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Team Needs Time, U.N. Inspector Says

Iraq: Any new searches would focus on weapons caches, Hans Blix says, but preparations could take up to five months.

September 14, 2002|BOB DROGIN and MAGGIE FARLEY | TIMES STAFF WRITERS

UNITED NATIONS — The chief weapons inspector for the United Nations said Friday that he would focus first on finding suspected stocks of anthrax and ballistic missiles in Iraq if his teams are allowed to return. However, he warned that it would take four or five months of preparations before inspections could begin.

In an interview a day after President Bush urged world leaders here to immediately confront Iraqi President Saddam Hussein's regime over its suspected weapons of mass destruction, Hans Blix also said he hopes to avoid the armed standoffs and bitter disputes that marked the last round of U.N. inspections in Iraq.

"It's in their interest and in our interest not to have clashes," said Blix, executive chairman of the U.N. Monitoring, Verification and Inspection Commission, in an office decorated with a satellite photograph of downtown Baghdad.

Blix, a Swedish disarmament expert who was the director of the International Atomic Energy Agency from 1981 to 1997 and oversaw inspections of Iraq's weapons programs, warned that it's unrealistic to expect a new weapons inspection regime to provide a quick resolution to the Iraqi weapons dispute. He said it may take a year to conclude whether Iraq is adequately disarmed.

"If they want thorough and complete inspections, it's not compatible with something hasty," he said.

Although Security Council members said Friday that they were unanimous in backing a speedy return of weapons inspectors to Iraq as the first step, they have not yet set a time frame for their own actions or Iraq's response.

Secretary of State Colin L. Powell told reporters here that any new U.N. resolution on Iraq must include a deadline, but he did not elaborate. He said U.S. diplomats would begin drafting language for a new resolution on Iraq next week.

"It has to be different this time," said a senior State Department official, referring to the aborted inspections of the 1990s. "That's the million-dollar question. How different can it be?"

A senior European diplomat who supports sending inspectors back to Iraq said Hussein may "surprise everyone" by allowing inspectors to return.

"What he really wants is to stay in power," he said. "He beat them all once. Maybe he thinks he can do it again."

Iraq has resisted U.N. pressure since 1991 to stop work aimed at building nuclear weapons and to destroy all chemical and biological weapons, including stockpiles of anthrax.

Iraq admitted producing more than 2,200 gallons of liquid anthrax in the 1990s, but U.N. inspectors at the time estimated that the regime may have produced three times as much. U.N. teams also were unable to account for all the equipment used in anthrax production facilities.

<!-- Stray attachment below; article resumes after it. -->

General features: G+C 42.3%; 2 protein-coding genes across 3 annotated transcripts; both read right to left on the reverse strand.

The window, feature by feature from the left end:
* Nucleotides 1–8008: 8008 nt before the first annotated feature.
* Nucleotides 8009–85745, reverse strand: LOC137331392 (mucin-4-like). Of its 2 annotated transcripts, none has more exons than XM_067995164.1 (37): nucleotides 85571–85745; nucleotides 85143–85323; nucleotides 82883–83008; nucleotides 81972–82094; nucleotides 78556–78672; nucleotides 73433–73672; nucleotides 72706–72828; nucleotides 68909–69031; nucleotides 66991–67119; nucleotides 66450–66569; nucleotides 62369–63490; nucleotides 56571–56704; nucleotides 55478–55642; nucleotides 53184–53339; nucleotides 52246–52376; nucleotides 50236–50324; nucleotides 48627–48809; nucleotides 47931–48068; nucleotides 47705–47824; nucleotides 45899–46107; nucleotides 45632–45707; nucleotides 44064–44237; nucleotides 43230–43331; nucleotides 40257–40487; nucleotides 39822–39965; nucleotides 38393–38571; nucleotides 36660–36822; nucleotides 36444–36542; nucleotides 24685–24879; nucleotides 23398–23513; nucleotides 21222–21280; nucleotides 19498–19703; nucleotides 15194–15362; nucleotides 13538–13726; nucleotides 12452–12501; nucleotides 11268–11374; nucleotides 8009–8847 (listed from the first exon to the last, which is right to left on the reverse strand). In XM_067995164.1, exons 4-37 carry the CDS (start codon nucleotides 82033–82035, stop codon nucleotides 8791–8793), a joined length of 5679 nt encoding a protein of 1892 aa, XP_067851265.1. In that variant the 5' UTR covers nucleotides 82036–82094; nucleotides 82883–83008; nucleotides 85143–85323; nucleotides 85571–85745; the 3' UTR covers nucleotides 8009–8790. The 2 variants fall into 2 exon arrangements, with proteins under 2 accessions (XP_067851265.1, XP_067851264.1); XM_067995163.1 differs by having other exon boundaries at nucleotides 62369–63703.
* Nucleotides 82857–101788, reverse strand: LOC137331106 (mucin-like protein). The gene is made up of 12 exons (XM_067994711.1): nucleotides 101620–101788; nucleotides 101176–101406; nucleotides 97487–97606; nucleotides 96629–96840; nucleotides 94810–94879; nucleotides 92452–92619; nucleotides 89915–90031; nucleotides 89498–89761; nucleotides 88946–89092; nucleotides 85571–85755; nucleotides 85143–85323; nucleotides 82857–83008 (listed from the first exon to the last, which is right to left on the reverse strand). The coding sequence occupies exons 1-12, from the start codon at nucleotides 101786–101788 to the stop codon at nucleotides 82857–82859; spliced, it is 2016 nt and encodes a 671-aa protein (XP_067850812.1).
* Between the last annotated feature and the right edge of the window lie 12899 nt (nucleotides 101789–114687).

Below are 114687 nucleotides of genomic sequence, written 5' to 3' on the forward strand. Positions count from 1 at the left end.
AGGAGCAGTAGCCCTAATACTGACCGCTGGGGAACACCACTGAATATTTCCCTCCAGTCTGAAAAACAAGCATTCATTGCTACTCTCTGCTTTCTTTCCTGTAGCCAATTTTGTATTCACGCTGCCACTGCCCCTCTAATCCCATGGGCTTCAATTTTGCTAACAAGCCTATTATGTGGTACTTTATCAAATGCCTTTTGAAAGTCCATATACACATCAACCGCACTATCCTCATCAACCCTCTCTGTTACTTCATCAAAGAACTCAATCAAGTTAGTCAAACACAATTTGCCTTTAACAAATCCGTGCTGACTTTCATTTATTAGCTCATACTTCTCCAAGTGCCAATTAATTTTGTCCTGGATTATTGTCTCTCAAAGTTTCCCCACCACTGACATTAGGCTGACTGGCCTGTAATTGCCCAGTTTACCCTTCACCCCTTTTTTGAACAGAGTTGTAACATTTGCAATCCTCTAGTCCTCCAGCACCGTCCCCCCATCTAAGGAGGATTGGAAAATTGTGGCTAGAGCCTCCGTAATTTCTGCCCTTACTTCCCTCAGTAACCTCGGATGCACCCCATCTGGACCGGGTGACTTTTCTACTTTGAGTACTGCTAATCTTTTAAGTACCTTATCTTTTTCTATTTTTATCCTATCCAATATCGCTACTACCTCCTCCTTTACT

U.S. intelligence believes that Iraq has resumed production of chemical and biological weapons, possibly including anthrax, since the last inspectors were withdrawn from Iraq in 1998. Baghdad later barred their return.

The previous U.N. inspection teams also concluded that Iraq may have hidden a small force of Al-Hussein missiles after the 1991 Persian Gulf War, in violation of its cease-fire commitments. The missiles have a 400-mile range and thus could threaten Israel as well as Jordan, Saudi Arabia and Kuwait.

Blix said he would initially seek to resolve between five and 25 of the nearly 100 "disarmament disputes" left from 1998 if Iraq accepts the U.N. teams.

U.N. inspections would succeed, and thus possibly prevent a American-led invasion of Iraq, only if Hussein's regime provides full cooperation, Blix said, adding that the renewed U.N. pressure and U.S. military threat might make that happen.

"They fear that the slightest little hitch in our relations will trigger military action," he said. "My guess is the Security Council will not tolerate any continued cat-and-mouse games."

But Blix warned that the search of about 700 factories, laboratories, military facilities and other sites for evidence of illegal weapons development or production might never resolve every question and doubt.

"Our experience in the past is that yes, they have been hiding things," he said. "There will always be a residue of uncertainty."

Then, pointing out that a year later authorities have not yet found the source of anthrax-bearing letters mailed through the U.S. Postal Service, Blix added: "You can't find every small piece in such a large country."

He expressed skepticism when asked about unofficial proposals to deploy thousands of troops from the United States or other nations alongside U.N. inspectors to ensure Iraqi cooperation.

"I don't see that inspectors are any more secure if they carry arms and are surrounded by an army," he said.

Blix said he was prepared to send an advance team to Iraq within days if Baghdad agrees. But he would need to negotiate logistical issues--from housing and security for inspectors to helicopter landing pads and local offices--before the first full teams could go in.

"We will not deploy any inspectors until we provide these practical arrangements," he said.

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